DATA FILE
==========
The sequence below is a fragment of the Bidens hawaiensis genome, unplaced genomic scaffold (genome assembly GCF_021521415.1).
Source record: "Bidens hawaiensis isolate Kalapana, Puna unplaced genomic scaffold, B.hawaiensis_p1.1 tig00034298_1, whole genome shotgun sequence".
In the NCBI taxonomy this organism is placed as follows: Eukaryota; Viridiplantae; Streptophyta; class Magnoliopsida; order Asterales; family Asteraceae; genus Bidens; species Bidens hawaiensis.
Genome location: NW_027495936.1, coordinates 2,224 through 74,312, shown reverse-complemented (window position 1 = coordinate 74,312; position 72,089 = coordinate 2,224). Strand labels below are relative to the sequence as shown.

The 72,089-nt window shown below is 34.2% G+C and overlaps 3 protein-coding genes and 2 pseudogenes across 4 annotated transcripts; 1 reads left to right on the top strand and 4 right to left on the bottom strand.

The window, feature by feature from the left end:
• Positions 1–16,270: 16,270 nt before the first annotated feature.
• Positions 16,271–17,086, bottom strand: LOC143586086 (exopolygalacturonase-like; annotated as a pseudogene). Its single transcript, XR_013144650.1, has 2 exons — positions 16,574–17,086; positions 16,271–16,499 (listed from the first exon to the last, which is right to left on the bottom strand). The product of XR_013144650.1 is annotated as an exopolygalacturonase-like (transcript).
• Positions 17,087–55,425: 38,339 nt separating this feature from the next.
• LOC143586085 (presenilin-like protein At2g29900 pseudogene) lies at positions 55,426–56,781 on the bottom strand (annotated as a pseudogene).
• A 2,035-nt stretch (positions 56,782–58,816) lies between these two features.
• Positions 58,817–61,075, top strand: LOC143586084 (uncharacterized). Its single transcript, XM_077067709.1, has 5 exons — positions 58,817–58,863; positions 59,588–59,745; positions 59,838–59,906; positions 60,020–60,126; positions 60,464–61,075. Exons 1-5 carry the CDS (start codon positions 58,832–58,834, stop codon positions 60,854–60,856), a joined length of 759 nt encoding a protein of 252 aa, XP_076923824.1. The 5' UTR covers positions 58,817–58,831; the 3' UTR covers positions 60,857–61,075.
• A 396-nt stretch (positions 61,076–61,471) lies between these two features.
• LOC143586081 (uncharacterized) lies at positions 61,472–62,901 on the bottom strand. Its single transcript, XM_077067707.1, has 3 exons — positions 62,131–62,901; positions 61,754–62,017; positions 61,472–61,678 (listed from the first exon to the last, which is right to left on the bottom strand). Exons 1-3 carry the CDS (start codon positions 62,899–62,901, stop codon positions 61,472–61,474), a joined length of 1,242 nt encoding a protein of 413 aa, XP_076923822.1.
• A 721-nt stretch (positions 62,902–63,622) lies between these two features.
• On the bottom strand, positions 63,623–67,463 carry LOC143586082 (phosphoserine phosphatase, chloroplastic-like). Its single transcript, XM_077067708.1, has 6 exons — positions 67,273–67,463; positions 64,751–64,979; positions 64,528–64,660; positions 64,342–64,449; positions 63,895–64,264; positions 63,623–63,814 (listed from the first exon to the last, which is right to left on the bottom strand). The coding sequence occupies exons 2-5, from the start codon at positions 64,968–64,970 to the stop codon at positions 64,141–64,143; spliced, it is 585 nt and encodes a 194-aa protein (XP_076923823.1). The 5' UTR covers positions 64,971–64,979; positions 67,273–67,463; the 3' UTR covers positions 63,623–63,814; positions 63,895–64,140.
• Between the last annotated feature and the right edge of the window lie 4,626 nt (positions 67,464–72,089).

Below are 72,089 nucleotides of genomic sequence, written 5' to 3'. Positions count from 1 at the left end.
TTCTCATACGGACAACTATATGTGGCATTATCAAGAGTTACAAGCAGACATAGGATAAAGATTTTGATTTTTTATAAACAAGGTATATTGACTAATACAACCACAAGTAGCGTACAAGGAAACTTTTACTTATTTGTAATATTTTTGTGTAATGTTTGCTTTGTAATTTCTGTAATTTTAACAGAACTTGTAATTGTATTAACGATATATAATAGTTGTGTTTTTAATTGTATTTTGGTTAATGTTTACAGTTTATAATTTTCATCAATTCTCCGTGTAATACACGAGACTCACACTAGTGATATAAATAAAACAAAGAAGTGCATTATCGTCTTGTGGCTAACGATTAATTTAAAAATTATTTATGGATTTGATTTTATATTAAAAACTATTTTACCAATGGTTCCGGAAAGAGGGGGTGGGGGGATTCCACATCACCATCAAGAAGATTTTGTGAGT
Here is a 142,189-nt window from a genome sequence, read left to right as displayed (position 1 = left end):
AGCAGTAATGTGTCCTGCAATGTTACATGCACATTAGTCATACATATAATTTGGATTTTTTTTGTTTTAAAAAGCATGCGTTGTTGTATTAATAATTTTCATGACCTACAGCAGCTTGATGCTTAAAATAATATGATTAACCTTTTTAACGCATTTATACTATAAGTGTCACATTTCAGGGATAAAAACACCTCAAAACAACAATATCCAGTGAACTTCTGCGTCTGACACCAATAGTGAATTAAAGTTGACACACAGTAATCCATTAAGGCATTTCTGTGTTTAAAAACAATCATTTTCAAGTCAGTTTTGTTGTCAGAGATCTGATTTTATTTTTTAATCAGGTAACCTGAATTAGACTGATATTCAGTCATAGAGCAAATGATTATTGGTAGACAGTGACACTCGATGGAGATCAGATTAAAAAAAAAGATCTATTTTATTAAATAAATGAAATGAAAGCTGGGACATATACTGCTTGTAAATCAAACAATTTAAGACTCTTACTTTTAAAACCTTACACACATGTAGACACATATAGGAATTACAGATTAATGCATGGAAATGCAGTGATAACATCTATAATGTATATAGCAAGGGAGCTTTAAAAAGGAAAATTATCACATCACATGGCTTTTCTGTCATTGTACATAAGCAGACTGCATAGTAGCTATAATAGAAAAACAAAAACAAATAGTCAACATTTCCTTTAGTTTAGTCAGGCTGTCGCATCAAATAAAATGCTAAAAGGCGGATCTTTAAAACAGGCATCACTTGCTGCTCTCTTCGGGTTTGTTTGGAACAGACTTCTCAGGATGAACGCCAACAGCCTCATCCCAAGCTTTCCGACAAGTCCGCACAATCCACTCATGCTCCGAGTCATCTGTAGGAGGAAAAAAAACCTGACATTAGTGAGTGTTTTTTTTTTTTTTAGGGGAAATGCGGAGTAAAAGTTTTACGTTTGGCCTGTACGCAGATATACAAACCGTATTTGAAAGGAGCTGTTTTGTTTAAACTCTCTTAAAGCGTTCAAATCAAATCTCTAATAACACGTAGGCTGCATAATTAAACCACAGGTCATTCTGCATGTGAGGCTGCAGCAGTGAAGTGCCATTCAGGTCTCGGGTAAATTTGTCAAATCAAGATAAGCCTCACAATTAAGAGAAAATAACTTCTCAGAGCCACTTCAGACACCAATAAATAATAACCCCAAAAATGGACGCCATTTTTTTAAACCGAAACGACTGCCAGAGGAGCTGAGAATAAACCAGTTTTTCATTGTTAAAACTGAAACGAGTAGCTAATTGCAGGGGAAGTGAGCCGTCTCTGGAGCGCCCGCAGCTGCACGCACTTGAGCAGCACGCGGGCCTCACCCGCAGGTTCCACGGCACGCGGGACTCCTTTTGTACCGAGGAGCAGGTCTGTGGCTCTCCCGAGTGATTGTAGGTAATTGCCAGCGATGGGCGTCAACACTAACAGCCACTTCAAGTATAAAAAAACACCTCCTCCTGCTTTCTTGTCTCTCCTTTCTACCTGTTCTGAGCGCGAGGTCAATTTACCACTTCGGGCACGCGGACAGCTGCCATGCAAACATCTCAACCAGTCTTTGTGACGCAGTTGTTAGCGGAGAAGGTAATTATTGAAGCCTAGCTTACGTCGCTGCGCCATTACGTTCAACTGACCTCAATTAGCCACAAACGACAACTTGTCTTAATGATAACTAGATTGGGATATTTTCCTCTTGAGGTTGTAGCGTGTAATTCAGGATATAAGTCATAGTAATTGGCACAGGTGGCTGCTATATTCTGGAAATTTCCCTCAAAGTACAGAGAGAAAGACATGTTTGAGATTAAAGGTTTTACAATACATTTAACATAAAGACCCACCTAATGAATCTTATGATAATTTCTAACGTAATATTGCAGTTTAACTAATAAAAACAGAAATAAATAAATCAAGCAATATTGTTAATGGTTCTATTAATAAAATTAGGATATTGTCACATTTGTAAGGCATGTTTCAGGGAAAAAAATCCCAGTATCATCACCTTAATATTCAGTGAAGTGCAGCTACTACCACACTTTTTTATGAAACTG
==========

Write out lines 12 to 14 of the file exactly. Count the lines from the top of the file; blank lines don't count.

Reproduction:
• Positions 58,817–61,075, top strand: LOC143586084 (uncharacterized). Its single transcript, XM_077067709.1, has 5 exons — positions 58,817–58,863; positions 59,588–59,745; positions 59,838–59,906; positions 60,020–60,126; positions 60,464–61,075. Exons 1-5 carry the CDS (start codon positions 58,832–58,834, stop codon positions 60,854–60,856), a joined length of 759 nt encoding a protein of 252 aa, XP_076923824.1. The 5' UTR covers positions 58,817–58,831; the 3' UTR covers positions 60,857–61,075.
• A 396-nt stretch (positions 61,076–61,471) lies between these two features.
• LOC143586081 (uncharacterized) lies at positions 61,472–62,901 on the bottom strand. Its single transcript, XM_077067707.1, has 3 exons — positions 62,131–62,901; positions 61,754–62,017; positions 61,472–61,678 (listed from the first exon to the last, which is right to left on the bottom strand). Exons 1-3 carry the CDS (start codon positions 62,899–62,901, stop codon positions 61,472–61,474), a joined length of 1,242 nt encoding a protein of 413 aa, XP_076923822.1.